Mike Huckabee’s pardon of a cop killer pretty much ended his 2012 presidential hopes. Mark McKinnon, in the ninth in a series of posts on the 2012 landscape, on why every GOP frontrunner seems to wind up like the drummers in Spinal Tap.
The horrific murder of four cops in Tacoma, Washington, has redefined the 2012 GOP presidential landscape.
Mike Huckabee, who as recently as last week outpolled all other potential GOP candidates (and came within four points of Obama), in the flash of a gun muzzle, is out of here. Because in 2000, Huckabee granted the cop killer, Maurice Clemmons, clemency. So, while he may have a long and prosperous career on Fox News or as a motivational speaker, Huckabee is done as a political candidate. For good. Doesn’t matter what the circumstances were, doesn’t matter whether there was a convincing rationale at the time. This is politics, American-style. Stick a fork in him.
What was sauce for the Michael Dukakis goose, is sauce for the Michael Huckabee gander. Worse actually. For Dukakis, Willie Horton was a general election issue. For Huckabee, Clemmons (who was shot dead by police Tuesday) would be a primary election issue. And Republican primary voters are notoriously law-and-order fanatics. They would make Willie Horton look like an altar boy compared to Maurice Clemmons.
His implosion opens up a hole you could fly a plane through—for someone to capture the hearts and imaginations of the Christian right and Iowa primary voters.
Rush Limbaugh calls Clemmons “Huckabee’s Willie Horton.” Quin Hillyer from the American Spectator writes that “no amount of stagecraft featuring backlit crosses and folksy aphorisms should hide Huckabee’s culpability for such horrendous judgment.”
Compounding the problem for Huckabee is that his history makes clear Clemmons is not an isolated incident. During his tenure as governor, Huckabee pardoned or reduced the sentences of 1,033 inmates (including 12 convicted murderers)—a number twice that of all the clemencies granted by Huckabee’s three immediate predecessors—Bill Clinton, Frank White, and Jim Guy Tucker—combined.
During the 2008 campaign, Huckabee’s clemency record flared as an issue. In 1996, he granted clemency to Wayne Dumond, a convicted rapist and murderer who assaulted and murdered a woman in Missouri a year after he was released.
• More from McKinnon on the 2012 race The Clemmons’ killings pops the pinata on questions Republicans have been harboring about Huckabee. Jon Henke, co-creator of the blog The Next Right and a powerful voice for young conservatives, says: “It appeared that he was pardoning people who had friends who knew him or who’d had religious conversions in prison. It’s about Huckabee feeling his way to justice—not just criminal justice, because this pervades his thinking on a lot of policy. It’s illustrative of his bleeding-heart conservatism. This issue sort of opens up discussion again on the thing everyone already objects to about him.”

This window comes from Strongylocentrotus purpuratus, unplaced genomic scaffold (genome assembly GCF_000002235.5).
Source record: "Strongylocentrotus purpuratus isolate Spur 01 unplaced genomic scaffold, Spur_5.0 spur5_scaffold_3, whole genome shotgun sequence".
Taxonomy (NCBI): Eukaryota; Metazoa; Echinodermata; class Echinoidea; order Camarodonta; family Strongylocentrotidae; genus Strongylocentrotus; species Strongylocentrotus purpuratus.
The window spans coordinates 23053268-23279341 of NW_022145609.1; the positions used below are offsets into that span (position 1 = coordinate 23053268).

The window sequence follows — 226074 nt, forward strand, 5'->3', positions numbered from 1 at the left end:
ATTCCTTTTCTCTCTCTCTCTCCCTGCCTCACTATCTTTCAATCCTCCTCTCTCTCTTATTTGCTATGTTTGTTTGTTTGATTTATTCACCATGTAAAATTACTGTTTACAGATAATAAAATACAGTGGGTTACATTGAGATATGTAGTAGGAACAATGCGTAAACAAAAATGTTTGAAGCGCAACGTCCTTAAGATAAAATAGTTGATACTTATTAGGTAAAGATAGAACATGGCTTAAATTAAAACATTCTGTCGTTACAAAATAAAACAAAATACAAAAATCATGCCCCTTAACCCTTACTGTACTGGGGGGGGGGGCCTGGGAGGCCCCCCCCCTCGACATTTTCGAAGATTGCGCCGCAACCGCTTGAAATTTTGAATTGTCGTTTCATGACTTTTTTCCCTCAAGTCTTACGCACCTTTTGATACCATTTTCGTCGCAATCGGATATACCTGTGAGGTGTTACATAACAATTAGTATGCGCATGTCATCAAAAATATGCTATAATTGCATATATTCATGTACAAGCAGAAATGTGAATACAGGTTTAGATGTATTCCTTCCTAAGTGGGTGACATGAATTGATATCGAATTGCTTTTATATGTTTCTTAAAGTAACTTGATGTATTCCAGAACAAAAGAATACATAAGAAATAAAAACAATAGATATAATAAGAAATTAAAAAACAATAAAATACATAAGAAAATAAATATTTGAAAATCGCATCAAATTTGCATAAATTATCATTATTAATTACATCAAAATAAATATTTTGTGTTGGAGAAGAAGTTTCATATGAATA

Even Huckabee supporters acknowledge the problem. “Huckabee was, and likely remains, a true believer in the concept of restorative justice,” says Joe Carter, who worked on Huck’s 2008 campaign. “Ironically, what makes Huckabee such an appealing presidential candidate—his empathy for all people and genuine belief in the individual—is also the trait that will prevent him from ever reaching the White House.”
And what does Huckabee have to say? “If I could have known nine years ago that this guy was capable of something of this magnitude, obviously I would have never granted a commutation.”
I’m sure Michael Dukakis thought the same thing about Willie Horton. Look where that got him.
It wasn’t clear whether Huckabee was actually planning to run for president in 2012. Still, the mere prospect had a significant impact on the handicapping and strategies of other contenders. His implosion opens up a hole you can fly a plane through for someone to capture the hearts and imaginations of the Christian right and Iowa primary voters.
Not that she needs any prodding, but this development could be just what Sarah Palin needs to pull the trigger. Because all those former Huckabee supporters out there will be looking around for a suitable candidate and while some may drift toward the likes of a Rick Santorum, most will soon be chanting, “Run Sarah run!” Palin has suggested she looks for signs, or “opening of doors”, that compel her decisions. Not hard to see how she might interpret this development as a spiritual nudge. And no matter how much money one makes writing books and giving speeches, that is a seduction hard to resist for anyone with political DNA. As James Carville once noted, “Running for president is like sex. You don’t do it once and forget about it.”
With Huckabee out of the way, and the political sirens singing her name, Palin is looking at a wide-open field. This development could also create a draft for an alternative attractive mainstream candidate. John Thune’s phone will be ringing. Will he answer?
On other hand, maybe Thune should just let the phone ring for awhile. Because look what’s happened to all the people who pick it up: Bobby Jindal stumbles in his big speech to the country, Jon Huntsman gets drafted to China, John Ensign and Mark Sanford sexplode and now Mike Huckabee morphs into Mike Dukakis.
2012 Top 10 GOP contenders:
1. Sarah Palin
2. Mitt Romney
3. John Thune
4. Tim Pawlenty
5. Newt Gingrich
6. Haley Barbour
7. Mitch Daniels
8. Rick Santorum
9. Joe Scarborough
10. Bobby Jindal
As vice chairman of
Public Strategies and president of Maverick Media, Mark McKinnon has helped meet strategic challenges for candidates, corporations and causes, including George W. Bush, John McCain, Governor Ann Richards, Charlie Wilson, Lance Armstrong, and Bono.